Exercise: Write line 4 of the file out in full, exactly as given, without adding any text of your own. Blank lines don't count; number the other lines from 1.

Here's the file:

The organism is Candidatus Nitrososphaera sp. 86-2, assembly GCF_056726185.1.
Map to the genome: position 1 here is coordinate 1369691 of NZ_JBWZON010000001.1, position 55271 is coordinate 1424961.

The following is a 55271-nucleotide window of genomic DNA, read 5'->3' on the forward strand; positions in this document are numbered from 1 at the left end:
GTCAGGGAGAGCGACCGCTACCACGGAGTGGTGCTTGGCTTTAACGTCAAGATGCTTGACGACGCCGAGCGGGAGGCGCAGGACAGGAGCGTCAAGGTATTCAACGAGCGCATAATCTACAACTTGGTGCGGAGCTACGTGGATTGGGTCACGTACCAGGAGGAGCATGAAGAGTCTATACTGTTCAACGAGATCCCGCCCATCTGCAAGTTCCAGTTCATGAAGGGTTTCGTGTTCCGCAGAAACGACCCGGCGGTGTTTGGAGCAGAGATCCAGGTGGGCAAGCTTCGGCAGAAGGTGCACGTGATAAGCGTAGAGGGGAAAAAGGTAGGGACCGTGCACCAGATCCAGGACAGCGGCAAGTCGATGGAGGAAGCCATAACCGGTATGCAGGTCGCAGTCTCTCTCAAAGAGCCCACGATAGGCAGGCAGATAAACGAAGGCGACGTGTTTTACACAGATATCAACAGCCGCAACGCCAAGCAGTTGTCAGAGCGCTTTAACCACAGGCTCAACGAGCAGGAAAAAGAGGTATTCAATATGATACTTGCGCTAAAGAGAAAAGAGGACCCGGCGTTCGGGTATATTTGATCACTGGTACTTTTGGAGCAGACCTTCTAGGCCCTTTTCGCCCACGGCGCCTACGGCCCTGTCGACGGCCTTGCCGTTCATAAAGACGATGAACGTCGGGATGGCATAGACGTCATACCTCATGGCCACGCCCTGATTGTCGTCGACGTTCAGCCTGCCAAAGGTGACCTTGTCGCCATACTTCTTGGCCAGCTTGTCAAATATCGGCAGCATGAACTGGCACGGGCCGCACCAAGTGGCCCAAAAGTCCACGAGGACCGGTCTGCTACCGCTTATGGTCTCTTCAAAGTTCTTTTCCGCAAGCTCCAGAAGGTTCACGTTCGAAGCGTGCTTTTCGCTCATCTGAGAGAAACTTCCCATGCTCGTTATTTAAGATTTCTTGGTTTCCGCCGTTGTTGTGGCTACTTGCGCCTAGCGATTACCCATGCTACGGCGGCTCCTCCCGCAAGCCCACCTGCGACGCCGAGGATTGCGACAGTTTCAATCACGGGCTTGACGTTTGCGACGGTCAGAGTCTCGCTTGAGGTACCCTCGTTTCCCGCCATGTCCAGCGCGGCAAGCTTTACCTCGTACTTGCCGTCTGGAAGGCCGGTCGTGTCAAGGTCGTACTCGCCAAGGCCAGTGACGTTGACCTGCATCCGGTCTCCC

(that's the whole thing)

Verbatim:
GTCAGGGAGAGCGACCGCTACCACGGAGTGGTGCTTGGCTTTAACGTCAAGATGCTTGACGACGCCGAGCGGGAGGCGCAGGACAGGAGCGTCAAGGTATTCAACGAGCGCATAATCTACAACTTGGTGCGGAGCTACGTGGATTGGGTCACGTACCAGGAGGAGCATGAAGAGTCTATACTGTTCAACGAGATCCCGCCCATCTGCAAGTTCCAGTTCATGAAGGGTTTCGTGTTCCGCAGAAACGACCCGGCGGTGTTTGGAGCAGAGATCCAGGTGGGCAAGCTTCGGCAGAAGGTGCACGTGATAAGCGTAGAGGGGAAAAAGGTAGGGACCGTGCACCAGATCCAGGACAGCGGCAAGTCGATGGAGGAAGCCATAACCGGTATGCAGGTCGCAGTCTCTCTCAAAGAGCCCACGATAGGCAGGCAGATAAACGAAGGCGACGTGTTTTACACAGATATCAACAGCCGCAACGCCAAGCAGTTGTCAGAGCGCTTTAACCACAGGCTCAACGAGCAGGAAAAAGAGGTATTCAATATGATACTTGCGCTAAAGAGAAAAGAGGACCCGGCGTTCGGGTATATTTGATCACTGGTACTTTTGGAGCAGACCTTCTAGGCCCTTTTCGCCCACGGCGCCTACGGCCCTGTCGACGGCCTTGCCGTTCATAAAGACGATGAACGTCGGGATGGCATAGACGTCATACCTCATGGCCACGCCCTGATTGTCGTCGACGTTCAGCCTGCCAAAGGTGACCTTGTCGCCATACTTCTTGGCCAGCTTGTCAAATATCGGCAGCATGAACTGGCACGGGCCGCACCAAGTGGCCCAAAAGTCCACGAGGACCGGTCTGCTACCGCTTATGGTCTCTTCAAAGTTCTTTTCCGCAAGCTCCAGAAGGTTCACGTTCGAAGCGTGCTTTTCGCTCATCTGAGAGAAACTTCCCATGCTCGTTATTTAAGATTTCTTGGTTTCCGCCGTTGTTGTGGCTACTTGCGCCTAGCGATTACCCATGCTACGGCGGCTCCTCCCGCAAGCCCACCTGCGACGCCGAGGATTGCGACAGTTTCAATCACGGGCTTGACGTTTGCGACGGTCAGAGTCTCGCTTGAGGTACCCTCGTTTCCCGCCATGTCCAGCGCGGCAAGCTTTACCTCGTACTTGCCGTCTGGAAGGCCGGTCGTGTCAAGGTCGTACTCGCCAAGGCCAGTGACGTTGACCTGCATCCGGTCTCCC